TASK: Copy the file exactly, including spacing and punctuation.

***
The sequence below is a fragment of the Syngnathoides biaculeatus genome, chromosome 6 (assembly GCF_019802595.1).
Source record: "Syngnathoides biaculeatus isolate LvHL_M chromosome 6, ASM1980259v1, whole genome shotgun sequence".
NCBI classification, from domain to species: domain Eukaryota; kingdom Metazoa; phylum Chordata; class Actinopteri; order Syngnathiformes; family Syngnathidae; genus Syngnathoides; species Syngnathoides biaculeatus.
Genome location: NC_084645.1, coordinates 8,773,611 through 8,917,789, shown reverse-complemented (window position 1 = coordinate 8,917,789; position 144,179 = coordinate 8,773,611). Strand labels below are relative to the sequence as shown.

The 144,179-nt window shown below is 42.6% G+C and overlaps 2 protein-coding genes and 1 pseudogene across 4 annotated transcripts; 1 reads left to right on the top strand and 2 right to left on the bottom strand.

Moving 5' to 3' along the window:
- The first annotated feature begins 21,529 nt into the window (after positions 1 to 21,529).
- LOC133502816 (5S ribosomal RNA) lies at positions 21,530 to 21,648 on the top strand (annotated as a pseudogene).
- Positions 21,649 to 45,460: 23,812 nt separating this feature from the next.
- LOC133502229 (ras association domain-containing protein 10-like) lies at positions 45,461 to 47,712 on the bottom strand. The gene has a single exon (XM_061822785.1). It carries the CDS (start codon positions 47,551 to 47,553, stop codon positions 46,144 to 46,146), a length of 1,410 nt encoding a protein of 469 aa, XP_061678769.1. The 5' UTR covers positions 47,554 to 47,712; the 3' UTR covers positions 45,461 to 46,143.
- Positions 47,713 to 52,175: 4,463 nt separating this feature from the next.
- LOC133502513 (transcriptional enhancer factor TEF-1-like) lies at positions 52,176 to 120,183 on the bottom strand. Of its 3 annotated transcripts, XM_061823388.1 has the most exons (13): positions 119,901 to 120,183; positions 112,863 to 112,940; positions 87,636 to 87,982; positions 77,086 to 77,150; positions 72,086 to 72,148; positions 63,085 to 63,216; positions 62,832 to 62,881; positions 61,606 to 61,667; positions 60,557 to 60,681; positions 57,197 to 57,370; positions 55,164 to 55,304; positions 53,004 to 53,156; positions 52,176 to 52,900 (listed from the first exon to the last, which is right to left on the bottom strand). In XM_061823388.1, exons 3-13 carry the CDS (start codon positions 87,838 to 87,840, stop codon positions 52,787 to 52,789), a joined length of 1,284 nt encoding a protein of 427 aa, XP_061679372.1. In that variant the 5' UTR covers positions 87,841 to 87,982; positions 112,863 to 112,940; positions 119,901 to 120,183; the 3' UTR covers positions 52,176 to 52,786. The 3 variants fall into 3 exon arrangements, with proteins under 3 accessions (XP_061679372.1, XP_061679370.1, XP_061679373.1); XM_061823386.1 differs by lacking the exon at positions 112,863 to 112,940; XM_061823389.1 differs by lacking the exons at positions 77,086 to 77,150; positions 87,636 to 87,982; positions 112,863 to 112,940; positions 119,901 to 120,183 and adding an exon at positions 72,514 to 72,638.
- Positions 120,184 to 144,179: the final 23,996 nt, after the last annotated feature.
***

The sequence below is a fragment of the Syngnathoides biaculeatus genome, chromosome 6 (assembly GCF_019802595.1).
Source record: "Syngnathoides biaculeatus isolate LvHL_M chromosome 6, ASM1980259v1, whole genome shotgun sequence".
NCBI classification, from domain to species: domain Eukaryota; kingdom Metazoa; phylum Chordata; class Actinopteri; order Syngnathiformes; family Syngnathidae; genus Syngnathoides; species Syngnathoides biaculeatus.
Genome location: NC_084645.1, coordinates 8,773,611 through 8,917,789, shown reverse-complemented (window position 1 = coordinate 8,917,789; position 144,179 = coordinate 8,773,611). Strand labels below are relative to the sequence as shown.

The 144,179-nt window shown below is 42.6% G+C and overlaps 2 protein-coding genes and 1 pseudogene across 4 annotated transcripts; 1 reads left to right on the top strand and 2 right to left on the bottom strand.

Moving 5' to 3' along the window:
- The first annotated feature begins 21,529 nt into the window (after positions 1 to 21,529).
- LOC133502816 (5S ribosomal RNA) lies at positions 21,530 to 21,648 on the top strand (annotated as a pseudogene).
- Positions 21,649 to 45,460: 23,812 nt separating this feature from the next.
- LOC133502229 (ras association domain-containing protein 10-like) lies at positions 45,461 to 47,712 on the bottom strand. The gene has a single exon (XM_061822785.1). It carries the CDS (start codon positions 47,551 to 47,553, stop codon positions 46,144 to 46,146), a length of 1,410 nt encoding a protein of 469 aa, XP_061678769.1. The 5' UTR covers positions 47,554 to 47,712; the 3' UTR covers positions 45,461 to 46,143.
- Positions 47,713 to 52,175: 4,463 nt separating this feature from the next.
- LOC133502513 (transcriptional enhancer factor TEF-1-like) lies at positions 52,176 to 120,183 on the bottom strand. Of its 3 annotated transcripts, XM_061823388.1 has the most exons (13): positions 119,901 to 120,183; positions 112,863 to 112,940; positions 87,636 to 87,982; positions 77,086 to 77,150; positions 72,086 to 72,148; positions 63,085 to 63,216; positions 62,832 to 62,881; positions 61,606 to 61,667; positions 60,557 to 60,681; positions 57,197 to 57,370; positions 55,164 to 55,304; positions 53,004 to 53,156; positions 52,176 to 52,900 (listed from the first exon to the last, which is right to left on the bottom strand). In XM_061823388.1, exons 3-13 carry the CDS (start codon positions 87,838 to 87,840, stop codon positions 52,787 to 52,789), a joined length of 1,284 nt encoding a protein of 427 aa, XP_061679372.1. In that variant the 5' UTR covers positions 87,841 to 87,982; positions 112,863 to 112,940; positions 119,901 to 120,183; the 3' UTR covers positions 52,176 to 52,786. The 3 variants fall into 3 exon arrangements, with proteins under 3 accessions (XP_061679372.1, XP_061679370.1, XP_061679373.1); XM_061823386.1 differs by lacking the exon at positions 112,863 to 112,940; XM_061823389.1 differs by lacking the exons at positions 77,086 to 77,150; positions 87,636 to 87,982; positions 112,863 to 112,940; positions 119,901 to 120,183 and adding an exon at positions 72,514 to 72,638.
- Positions 120,184 to 144,179: the final 23,996 nt, after the last annotated feature.